As we anticipate the drop in temperatures this weekend, MTE wants you to remember these energy efficiency myths.
Myth #1 - Weather does not affect my electric bill.
When temperatures dip, running the heat for long periods of time can result in a significantly higher bill. The larger the difference between the temperature of the air outside and the temperature of the air inside, the more energy has to be used to heat the air. Even if you don’t adjust the setting on your thermostat, changing outside temperatures mean your home’s heating system must work harder to maintain a constant temperature indoors.
Myth #2 - My bill should be the same as last month if I didn’t adjust my thermostat.
When it gets really cold (usually freezing and below), it is harder for heat pumps to keep up with the heating demand inside your home. Once the heat pump reaches the point that the compressor working alone can no longer heat your home, it relies on auxiliary (sometimes referred to as strip) heat to get your home to the set thermostat temperature.
If your thermostat is reading lower than what you ask, setting your thermostat higher will not make your home heat up faster. It just means your unit will continue to run because it takes longer to reach the target temperature. If you have a heat pump and you turn the heat up more than 2 degrees at a time, your auxiliary heat will turn on to aid the compressor, which can lead to a higher utility bill.
If you’re at home during the day, the recommended temperature setting is 68 degrees, but every degree below that can save around 3% on your heating costs, and conversely, every degree above 68 can add around 3% to heating costs. If you set the temperature lower, make sure to dress warmer. Make use of hats, sweatshirts, warm socks, and blankets to stay comfortable. If you need additional heat, use an electric blanket. It is a concentrated heat source and does not use much electricity.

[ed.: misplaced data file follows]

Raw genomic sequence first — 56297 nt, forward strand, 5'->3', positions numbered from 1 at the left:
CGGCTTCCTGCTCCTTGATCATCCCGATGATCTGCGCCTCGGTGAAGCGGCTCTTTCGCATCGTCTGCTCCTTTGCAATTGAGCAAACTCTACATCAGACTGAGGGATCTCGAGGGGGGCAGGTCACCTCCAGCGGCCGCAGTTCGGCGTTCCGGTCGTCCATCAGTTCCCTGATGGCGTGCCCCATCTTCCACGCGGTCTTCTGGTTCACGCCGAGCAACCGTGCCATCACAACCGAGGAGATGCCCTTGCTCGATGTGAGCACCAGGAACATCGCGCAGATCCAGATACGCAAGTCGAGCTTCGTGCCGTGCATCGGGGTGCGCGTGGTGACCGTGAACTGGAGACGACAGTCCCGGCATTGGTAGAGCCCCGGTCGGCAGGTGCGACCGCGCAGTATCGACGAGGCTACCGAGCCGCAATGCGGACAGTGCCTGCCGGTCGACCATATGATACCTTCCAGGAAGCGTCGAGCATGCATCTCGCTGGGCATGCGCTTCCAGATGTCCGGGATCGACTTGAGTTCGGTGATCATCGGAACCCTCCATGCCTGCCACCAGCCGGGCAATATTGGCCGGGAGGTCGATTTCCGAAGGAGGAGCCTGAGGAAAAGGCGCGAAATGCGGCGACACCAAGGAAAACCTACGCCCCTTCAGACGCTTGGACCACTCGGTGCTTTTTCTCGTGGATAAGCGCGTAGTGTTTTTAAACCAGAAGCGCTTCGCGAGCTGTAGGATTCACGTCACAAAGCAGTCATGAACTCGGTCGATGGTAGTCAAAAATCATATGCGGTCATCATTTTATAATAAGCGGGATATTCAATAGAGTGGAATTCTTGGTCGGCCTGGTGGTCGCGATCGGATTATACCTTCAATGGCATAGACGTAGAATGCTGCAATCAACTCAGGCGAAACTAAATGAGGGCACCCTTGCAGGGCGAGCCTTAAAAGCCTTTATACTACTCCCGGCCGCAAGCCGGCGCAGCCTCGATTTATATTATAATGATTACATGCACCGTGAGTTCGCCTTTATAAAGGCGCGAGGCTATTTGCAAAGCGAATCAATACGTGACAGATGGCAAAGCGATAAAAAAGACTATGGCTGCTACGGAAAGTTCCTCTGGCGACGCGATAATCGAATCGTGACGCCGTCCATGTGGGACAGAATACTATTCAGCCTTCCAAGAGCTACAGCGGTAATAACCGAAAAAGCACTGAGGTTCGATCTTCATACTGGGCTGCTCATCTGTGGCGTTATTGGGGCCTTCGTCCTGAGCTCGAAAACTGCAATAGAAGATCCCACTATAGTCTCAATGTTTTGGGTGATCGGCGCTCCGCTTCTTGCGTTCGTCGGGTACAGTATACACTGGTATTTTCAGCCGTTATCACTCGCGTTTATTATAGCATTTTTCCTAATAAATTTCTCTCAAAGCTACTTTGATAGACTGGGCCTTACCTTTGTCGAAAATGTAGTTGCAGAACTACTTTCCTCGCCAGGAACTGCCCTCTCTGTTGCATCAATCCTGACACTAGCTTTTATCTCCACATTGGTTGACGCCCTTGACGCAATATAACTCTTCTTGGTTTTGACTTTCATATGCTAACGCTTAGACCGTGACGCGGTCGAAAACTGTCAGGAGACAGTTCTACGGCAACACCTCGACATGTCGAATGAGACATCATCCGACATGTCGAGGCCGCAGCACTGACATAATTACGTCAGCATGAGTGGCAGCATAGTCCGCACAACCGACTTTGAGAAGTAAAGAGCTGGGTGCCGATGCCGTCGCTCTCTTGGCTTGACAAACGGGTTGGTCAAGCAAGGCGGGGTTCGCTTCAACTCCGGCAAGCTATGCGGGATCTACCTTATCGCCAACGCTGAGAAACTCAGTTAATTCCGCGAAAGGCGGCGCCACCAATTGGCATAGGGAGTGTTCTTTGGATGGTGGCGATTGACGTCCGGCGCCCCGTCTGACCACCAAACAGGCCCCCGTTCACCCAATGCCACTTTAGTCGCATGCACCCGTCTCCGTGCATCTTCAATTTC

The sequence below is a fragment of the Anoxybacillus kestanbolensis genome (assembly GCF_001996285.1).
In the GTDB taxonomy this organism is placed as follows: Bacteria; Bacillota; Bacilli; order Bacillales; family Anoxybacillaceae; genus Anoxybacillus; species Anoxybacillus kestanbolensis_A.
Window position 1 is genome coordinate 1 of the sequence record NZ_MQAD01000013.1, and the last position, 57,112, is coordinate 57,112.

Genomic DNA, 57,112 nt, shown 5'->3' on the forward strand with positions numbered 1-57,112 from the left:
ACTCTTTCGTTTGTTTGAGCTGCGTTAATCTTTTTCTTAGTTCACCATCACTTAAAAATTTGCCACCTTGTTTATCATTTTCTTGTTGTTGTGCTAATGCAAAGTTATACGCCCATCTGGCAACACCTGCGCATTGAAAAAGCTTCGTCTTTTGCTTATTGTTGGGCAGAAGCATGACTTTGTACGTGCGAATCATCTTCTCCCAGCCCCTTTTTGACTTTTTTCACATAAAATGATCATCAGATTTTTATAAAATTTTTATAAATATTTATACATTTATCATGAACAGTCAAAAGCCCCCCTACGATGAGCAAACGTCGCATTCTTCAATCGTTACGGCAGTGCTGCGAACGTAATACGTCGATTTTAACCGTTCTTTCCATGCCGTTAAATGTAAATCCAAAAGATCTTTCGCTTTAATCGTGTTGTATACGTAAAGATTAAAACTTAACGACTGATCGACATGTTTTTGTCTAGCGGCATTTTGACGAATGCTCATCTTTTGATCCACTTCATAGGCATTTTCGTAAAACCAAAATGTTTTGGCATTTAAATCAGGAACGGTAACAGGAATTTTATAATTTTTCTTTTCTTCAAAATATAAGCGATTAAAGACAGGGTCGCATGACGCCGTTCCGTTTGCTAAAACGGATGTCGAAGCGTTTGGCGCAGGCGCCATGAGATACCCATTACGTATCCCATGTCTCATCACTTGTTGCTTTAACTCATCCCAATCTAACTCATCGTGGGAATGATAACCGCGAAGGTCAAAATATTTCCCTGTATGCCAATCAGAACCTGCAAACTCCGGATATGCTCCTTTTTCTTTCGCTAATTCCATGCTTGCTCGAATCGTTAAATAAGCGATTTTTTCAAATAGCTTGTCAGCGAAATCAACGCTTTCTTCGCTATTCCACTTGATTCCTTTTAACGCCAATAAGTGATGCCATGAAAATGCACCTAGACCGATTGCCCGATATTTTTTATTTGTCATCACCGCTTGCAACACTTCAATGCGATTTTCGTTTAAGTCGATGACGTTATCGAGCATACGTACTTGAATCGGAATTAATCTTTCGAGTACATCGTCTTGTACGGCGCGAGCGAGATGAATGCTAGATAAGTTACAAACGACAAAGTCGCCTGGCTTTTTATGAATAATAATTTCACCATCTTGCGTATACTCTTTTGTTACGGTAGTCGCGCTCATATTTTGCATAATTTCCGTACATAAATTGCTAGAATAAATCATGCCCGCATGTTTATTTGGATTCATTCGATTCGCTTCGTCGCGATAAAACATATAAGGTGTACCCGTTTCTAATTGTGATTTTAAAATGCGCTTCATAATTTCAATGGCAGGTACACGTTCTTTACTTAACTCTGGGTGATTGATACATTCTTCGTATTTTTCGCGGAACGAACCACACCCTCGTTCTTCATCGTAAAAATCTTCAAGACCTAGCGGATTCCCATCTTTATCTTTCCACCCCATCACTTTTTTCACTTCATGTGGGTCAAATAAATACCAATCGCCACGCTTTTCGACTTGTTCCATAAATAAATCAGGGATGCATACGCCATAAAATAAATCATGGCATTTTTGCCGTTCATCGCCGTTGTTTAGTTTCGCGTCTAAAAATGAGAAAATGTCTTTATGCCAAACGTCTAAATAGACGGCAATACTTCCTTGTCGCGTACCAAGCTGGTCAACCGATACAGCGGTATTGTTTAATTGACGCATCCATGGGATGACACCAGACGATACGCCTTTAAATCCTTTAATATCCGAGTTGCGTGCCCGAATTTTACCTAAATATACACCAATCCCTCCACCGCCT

Myth #3 - I can lower my bill by using space heaters.
While it may seem cost-effective to turn off your HVAC system and use portable space heaters, that decision may end up costing you. The majority of consumer space heaters you can purchase from big box retailers consume approximately 1500 Watts of electricity or more. A 1500-Watt space heater that is used for 12 hours a day, for an entire month, will add an extra $49 dollars to your bill - for each space heater!
Myth #4 - Turning off the upstairs HVAC unit will save money.
If you have two HVAC units and the upstairs unit is turned off, then the downstairs unit is supplying the heat for the entire home and working harder. As you heat the downstairs, that heat will start to move upstairs (heat rises). If there is a major temperature difference between upstairs and downstairs, then your heat will continue to rise.
You can prevent your downstairs unit from overuse by turning on the upstairs unit, but have it run a few degrees cooler than the downstairs one. If no one is upstairs, it does not need to be as warm as the main living area. So, keep it cooler but not off because it takes more energy to reheat an area than to keep it at a lower temp.
Myth #5 - Closing vents and doors in unused rooms saves energy.
Keeping a vent closed prevents the warm air from going into a room, and this can cause a negative effect on how your home circulates warm air. If you have rooms you don’t use and you close off the vents, this allows for cold areas to build, and it prevents a consistent temperature in the home. Also, it is best to leave interior doors open when possible as this also aids in air circulation inside the home.
Myth #6 - I can save on my electric bill by heating with my oven.
Running an electric oven costs much more than running a smaller space heater. The longer an oven is on -- especially unattended -- the greater the chance of an electrical malfunction leading to a fire. Ovens are designed to heat the small, internal area where your food is cooked, not an entire room in your home.